Makogai, the island of hope: Colati

January 28, 2024 12:43 pm

Makogai leprosarium

Makogai Island was known to be the only hope for those who contracted leprosy or Hansen’s disease and were discriminated against or cast out of their families and villages in late 1911, a time when there was no cure and isolation was the only option for them.

This is according to Filimoni Colati, whose parents worked on the government vessel that serviced the island in 1957.

As Fiji celebrates World Leprosy Day, he shares his story growing up during that era.

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[One of the remaining building of the Makogai leprosarium]

Colati says that Makogai was the only leprosarium in the Pacific during that time, as the number continues to increase, but now it is home to 10 families with more than 1,500 bodies that were buried on the island before a cure was found.

“That time, Catholic nuns were here taking care of leper patients with only one doctor. Everything you could find in town was all here in Makogai. They have a church, mosque, cinema, a recreational center, a prison, street lights, and so forth. Life was more comforting and easy for patients and workers.”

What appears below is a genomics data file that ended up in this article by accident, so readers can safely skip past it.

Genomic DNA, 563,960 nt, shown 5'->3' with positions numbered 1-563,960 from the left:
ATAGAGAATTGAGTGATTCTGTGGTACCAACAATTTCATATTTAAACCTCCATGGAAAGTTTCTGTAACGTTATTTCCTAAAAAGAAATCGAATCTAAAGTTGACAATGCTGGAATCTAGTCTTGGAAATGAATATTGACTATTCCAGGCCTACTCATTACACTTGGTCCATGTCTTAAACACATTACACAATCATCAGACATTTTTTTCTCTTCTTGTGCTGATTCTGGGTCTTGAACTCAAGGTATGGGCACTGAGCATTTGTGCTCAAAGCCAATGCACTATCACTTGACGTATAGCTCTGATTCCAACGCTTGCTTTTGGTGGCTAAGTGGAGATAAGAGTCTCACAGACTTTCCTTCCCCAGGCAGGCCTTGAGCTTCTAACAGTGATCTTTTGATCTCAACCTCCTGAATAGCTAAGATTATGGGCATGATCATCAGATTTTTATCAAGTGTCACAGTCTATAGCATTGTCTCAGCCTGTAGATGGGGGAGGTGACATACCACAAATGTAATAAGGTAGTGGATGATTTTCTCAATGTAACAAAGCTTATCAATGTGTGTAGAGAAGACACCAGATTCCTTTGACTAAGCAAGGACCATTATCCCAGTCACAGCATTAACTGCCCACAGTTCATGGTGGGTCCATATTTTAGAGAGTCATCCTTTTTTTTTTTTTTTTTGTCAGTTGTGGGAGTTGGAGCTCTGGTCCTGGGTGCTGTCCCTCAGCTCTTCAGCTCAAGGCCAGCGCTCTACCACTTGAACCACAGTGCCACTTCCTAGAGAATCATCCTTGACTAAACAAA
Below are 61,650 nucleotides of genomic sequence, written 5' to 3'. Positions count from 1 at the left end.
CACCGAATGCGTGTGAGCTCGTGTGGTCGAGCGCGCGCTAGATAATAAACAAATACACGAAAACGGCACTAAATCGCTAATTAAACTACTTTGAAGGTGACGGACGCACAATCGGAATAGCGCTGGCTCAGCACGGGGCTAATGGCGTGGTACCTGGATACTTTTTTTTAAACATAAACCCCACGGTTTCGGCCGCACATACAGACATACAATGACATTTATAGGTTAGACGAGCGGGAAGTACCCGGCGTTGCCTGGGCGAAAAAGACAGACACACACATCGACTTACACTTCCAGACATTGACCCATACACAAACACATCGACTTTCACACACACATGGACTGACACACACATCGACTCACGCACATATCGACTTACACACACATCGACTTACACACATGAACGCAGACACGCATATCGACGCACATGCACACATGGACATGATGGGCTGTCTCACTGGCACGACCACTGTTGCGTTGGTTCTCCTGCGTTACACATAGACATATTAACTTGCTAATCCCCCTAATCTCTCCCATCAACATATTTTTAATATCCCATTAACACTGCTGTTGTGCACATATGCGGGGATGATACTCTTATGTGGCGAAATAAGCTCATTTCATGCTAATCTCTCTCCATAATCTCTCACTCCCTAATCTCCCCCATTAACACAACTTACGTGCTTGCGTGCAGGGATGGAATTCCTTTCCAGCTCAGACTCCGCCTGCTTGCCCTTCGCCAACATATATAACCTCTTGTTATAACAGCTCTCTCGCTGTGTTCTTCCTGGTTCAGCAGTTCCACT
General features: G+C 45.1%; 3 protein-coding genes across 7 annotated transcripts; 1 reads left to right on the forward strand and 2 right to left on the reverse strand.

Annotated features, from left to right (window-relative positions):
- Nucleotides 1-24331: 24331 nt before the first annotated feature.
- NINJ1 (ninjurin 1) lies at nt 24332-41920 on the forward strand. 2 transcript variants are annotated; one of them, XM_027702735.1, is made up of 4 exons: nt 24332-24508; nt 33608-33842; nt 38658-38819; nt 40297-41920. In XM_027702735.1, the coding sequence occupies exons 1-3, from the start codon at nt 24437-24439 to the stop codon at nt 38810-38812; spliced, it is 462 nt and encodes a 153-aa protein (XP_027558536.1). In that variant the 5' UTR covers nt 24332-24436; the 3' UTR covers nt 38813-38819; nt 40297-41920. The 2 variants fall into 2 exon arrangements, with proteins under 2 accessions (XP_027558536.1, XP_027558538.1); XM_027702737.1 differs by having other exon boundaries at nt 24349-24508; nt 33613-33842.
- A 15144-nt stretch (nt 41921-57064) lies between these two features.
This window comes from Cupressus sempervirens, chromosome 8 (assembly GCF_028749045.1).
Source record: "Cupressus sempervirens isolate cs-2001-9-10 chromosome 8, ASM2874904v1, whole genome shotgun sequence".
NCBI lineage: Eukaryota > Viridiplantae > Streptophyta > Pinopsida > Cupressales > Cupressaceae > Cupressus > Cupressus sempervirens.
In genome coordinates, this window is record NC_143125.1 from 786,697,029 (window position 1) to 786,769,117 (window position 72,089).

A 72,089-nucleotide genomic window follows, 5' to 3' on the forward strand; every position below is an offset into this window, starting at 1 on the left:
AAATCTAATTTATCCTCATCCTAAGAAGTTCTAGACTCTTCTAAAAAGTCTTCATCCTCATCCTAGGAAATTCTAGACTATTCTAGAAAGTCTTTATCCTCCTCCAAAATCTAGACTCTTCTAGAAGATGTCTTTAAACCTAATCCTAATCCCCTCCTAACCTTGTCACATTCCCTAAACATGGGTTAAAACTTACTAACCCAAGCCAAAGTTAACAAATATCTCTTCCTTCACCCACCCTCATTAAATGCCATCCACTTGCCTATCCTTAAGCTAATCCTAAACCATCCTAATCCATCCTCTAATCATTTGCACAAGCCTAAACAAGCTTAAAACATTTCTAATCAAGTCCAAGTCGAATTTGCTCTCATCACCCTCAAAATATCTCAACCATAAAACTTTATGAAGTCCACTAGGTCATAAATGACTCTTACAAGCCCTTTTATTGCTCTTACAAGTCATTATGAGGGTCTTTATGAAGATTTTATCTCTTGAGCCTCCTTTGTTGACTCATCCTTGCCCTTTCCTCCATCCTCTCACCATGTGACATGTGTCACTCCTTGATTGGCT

[Makogai resident, Filimoni Colati]

He says some left their homeland and homes wondering what would happen on Makogai, only to later find out that it was the only place they found peace and love.

“Here in Makogai, patients were placed according to their race and beliefs. So you have Fiji village, a Samoan village, and a Rotuman village around the island, but Indians were put according to their beliefs, with ladies in a separate place and men on the other side. No one is allowed to sneak into other villages since you will be put in prison for breaking the laws.”

[Makogai burial grounds]

Makogai was closed as a leprosarium in 1969, and all remaining patients were moved to the Twomey hospital in Tamavua, Suva.

[Makogai burial grounds]

Today is an opportunity to celebrate people who experienced leprosy, raise awareness about the disease, and call for an end to leprosy-related stigma and discrimination.